May 24, 2022  
Catalogue 2021-2022 
Catalogue 2021-2022 [ARCHIVED CATALOG]

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PHIL 240 - Philosophy of Art and Aesthetics

Semester Offered: Spring
1 unit(s)
This course examines 19th, 20th, and 21st century philosophical approaches to the question of art and aesthetics, specifically focusing on film and cinema. Taken by Horkheimer and Adorno to be akin to Richard Wagner’s Gesamtkunstwert (total work of art), film is understood to be the total work of art that synthesizes and incorporates all other forms of art. Given the dominance and preponderance of visual media, specifically film and cinematic works, and the almost scopic monopoly enforced upon the other forms of art (and therefore all our other senses), it is important to spend some time unpacking and unraveling what is at stake in the visual field. This course addresses this via the specific questions: what does film do, what is its work, and how do artists and the viewing public situate themselves around it. Finally, how does technology alter artistic production, distribution, and consumption? Rather than seeing film as one mode of art — the latecomer when compared to the other art forms — this course seeks to show how film re-orientates our relationship to the arts, generally, and how the questions film gestures towards implicate and complicate all the other forms of art. Assignments include: reading philosophical works and watching films; writing reviews and argument pieces (4-6 page papers); constructing video essays; making short podcast audio questions and responses; and, of course, class attendance and participation. Some of the philosophical schools and approaches encountered will include: psychoanalysis, feminist theory, ideology critique, afropessimism, black optimism, and ontological approaches. Osman Nemli.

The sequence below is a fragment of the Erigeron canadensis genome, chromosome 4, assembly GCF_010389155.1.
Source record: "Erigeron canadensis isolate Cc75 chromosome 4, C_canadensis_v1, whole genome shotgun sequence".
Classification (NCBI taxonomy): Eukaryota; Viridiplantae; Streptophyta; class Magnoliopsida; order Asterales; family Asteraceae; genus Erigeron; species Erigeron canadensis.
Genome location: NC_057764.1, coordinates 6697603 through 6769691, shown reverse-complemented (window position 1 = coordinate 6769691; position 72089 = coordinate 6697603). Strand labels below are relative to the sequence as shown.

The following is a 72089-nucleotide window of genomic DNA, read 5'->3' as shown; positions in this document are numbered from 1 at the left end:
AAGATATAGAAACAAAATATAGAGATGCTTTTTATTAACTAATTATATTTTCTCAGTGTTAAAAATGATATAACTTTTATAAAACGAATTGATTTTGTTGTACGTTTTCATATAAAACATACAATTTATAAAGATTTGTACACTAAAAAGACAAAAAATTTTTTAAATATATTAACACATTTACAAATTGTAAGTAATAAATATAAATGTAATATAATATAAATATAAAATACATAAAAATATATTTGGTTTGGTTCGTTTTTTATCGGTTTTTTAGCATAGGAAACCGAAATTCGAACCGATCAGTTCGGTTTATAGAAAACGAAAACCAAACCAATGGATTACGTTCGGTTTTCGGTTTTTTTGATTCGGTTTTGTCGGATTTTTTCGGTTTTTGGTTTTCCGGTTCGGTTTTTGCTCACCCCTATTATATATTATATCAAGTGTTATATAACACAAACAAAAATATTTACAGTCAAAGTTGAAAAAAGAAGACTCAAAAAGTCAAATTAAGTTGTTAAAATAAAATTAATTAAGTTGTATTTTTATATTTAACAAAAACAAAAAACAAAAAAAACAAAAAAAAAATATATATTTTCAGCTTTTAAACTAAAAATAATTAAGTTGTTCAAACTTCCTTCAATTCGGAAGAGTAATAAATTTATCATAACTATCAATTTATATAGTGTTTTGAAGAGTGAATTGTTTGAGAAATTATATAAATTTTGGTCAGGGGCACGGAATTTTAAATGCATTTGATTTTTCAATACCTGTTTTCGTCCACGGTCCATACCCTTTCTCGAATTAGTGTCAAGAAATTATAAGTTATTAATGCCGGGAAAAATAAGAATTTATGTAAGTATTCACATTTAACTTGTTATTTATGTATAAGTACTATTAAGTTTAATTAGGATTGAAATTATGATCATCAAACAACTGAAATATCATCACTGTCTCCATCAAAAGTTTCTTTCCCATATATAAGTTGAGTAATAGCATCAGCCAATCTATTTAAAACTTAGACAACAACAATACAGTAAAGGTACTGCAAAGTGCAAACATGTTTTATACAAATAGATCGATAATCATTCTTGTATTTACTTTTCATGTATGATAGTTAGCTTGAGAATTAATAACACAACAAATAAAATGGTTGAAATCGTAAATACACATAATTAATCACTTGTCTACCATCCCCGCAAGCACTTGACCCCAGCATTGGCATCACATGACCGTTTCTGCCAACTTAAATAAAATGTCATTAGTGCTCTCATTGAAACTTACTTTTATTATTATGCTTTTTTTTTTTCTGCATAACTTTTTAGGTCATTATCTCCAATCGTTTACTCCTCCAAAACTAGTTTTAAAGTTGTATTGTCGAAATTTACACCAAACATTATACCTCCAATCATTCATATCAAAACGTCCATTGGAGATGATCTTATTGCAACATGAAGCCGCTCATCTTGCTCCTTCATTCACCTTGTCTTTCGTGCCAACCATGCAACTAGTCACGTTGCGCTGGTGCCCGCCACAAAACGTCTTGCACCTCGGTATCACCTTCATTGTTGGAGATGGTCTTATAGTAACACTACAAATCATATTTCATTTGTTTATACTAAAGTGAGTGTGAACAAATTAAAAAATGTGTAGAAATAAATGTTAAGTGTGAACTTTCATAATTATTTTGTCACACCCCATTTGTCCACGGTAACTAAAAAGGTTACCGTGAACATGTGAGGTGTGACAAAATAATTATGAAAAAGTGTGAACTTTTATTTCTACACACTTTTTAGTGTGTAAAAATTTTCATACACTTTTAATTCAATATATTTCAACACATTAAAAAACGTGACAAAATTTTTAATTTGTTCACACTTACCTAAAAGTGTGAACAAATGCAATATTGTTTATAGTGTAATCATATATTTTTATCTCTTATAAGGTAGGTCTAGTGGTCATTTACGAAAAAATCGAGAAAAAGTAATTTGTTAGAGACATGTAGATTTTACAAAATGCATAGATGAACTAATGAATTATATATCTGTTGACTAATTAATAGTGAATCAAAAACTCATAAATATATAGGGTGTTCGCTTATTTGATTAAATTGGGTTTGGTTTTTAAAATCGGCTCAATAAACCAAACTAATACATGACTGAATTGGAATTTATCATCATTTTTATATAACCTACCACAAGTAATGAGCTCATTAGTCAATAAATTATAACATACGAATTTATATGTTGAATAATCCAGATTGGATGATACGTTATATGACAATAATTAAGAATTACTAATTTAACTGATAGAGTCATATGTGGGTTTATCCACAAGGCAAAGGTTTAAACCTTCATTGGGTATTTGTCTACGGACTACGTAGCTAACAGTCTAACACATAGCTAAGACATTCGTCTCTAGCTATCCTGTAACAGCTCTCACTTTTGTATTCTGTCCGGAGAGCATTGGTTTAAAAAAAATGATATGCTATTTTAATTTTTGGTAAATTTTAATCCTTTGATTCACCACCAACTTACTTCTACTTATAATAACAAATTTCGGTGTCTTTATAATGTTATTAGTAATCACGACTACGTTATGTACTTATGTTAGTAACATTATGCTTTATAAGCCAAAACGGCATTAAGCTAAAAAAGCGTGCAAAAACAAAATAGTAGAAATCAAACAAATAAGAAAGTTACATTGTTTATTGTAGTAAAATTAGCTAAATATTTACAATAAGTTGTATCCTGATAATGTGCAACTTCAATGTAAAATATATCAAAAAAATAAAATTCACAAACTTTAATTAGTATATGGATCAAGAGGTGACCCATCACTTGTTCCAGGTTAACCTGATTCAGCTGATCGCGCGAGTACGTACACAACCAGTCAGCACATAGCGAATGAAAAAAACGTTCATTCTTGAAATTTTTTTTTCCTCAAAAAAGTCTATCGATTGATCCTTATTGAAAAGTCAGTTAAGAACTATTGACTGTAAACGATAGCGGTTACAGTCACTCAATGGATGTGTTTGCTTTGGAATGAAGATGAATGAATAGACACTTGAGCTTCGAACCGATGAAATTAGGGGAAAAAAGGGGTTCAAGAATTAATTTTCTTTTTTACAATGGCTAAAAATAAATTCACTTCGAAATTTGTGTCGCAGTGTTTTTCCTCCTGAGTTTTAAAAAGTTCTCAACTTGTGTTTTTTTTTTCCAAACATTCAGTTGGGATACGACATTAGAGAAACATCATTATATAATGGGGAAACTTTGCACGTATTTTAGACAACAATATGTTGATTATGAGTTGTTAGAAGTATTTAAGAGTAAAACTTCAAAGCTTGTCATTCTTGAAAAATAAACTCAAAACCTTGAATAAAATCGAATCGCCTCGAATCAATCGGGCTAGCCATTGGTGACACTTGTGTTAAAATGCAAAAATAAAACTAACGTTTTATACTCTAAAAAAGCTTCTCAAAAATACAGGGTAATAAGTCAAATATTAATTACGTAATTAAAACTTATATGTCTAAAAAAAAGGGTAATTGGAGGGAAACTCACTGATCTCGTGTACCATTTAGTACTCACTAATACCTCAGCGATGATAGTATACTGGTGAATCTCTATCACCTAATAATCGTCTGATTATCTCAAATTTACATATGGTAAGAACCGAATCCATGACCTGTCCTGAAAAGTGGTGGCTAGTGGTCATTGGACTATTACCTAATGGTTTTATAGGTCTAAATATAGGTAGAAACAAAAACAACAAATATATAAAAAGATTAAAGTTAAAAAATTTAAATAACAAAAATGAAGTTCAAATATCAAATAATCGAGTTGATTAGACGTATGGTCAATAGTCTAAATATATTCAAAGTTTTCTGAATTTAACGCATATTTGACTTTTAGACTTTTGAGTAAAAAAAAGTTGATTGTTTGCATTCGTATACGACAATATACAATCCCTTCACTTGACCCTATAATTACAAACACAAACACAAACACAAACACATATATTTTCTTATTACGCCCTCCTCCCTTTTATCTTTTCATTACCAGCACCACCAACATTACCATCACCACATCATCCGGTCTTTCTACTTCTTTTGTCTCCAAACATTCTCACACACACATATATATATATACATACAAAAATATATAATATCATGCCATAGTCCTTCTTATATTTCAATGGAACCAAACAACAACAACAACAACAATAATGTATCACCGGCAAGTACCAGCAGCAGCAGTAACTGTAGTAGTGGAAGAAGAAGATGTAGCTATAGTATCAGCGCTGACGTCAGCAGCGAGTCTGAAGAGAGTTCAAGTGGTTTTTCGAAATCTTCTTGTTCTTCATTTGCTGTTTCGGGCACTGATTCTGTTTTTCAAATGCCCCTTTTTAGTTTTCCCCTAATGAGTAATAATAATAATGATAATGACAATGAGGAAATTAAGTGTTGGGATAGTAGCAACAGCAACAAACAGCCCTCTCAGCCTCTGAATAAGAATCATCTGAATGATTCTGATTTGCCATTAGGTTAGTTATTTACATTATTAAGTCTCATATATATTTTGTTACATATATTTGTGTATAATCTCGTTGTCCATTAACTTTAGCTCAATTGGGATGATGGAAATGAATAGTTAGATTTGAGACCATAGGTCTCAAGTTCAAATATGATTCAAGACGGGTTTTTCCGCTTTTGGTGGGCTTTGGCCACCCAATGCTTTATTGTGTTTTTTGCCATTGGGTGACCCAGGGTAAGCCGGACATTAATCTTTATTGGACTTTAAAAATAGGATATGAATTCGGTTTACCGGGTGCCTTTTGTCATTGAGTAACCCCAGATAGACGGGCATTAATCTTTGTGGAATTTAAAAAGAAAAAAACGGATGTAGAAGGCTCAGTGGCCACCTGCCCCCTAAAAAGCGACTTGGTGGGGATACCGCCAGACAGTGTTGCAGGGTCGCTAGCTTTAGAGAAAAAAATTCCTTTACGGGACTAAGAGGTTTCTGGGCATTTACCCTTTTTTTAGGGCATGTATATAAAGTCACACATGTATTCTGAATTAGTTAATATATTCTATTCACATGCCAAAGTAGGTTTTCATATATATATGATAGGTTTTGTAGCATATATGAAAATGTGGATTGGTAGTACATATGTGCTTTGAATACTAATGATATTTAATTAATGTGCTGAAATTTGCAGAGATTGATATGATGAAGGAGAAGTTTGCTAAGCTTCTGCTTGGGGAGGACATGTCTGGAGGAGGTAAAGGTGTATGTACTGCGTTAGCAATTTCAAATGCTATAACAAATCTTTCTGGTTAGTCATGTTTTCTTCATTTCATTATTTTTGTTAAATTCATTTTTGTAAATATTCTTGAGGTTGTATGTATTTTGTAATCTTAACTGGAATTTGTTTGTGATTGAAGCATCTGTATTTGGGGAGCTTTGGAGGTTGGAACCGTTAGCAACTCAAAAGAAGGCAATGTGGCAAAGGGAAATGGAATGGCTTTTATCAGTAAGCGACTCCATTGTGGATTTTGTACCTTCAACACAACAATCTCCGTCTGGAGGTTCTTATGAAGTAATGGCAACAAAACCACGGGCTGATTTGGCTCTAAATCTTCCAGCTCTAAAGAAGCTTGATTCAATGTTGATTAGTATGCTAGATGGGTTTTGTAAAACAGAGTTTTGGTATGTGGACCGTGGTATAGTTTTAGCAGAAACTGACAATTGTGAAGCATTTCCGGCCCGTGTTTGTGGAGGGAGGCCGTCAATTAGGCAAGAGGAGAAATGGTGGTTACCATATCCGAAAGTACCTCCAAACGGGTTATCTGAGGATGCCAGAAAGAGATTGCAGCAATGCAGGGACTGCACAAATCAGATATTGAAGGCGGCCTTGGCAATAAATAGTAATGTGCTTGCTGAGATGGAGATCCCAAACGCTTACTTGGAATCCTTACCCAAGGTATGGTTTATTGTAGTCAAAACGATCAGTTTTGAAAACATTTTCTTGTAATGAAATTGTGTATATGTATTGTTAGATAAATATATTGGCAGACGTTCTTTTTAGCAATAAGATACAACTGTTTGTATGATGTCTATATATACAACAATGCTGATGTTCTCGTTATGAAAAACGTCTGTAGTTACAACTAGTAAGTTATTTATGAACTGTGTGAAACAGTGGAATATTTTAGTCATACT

Prerequisite(s): One 100-level philosophy course or the instructor’s permission.

Two 75-minute periods.

Course Format: CLS

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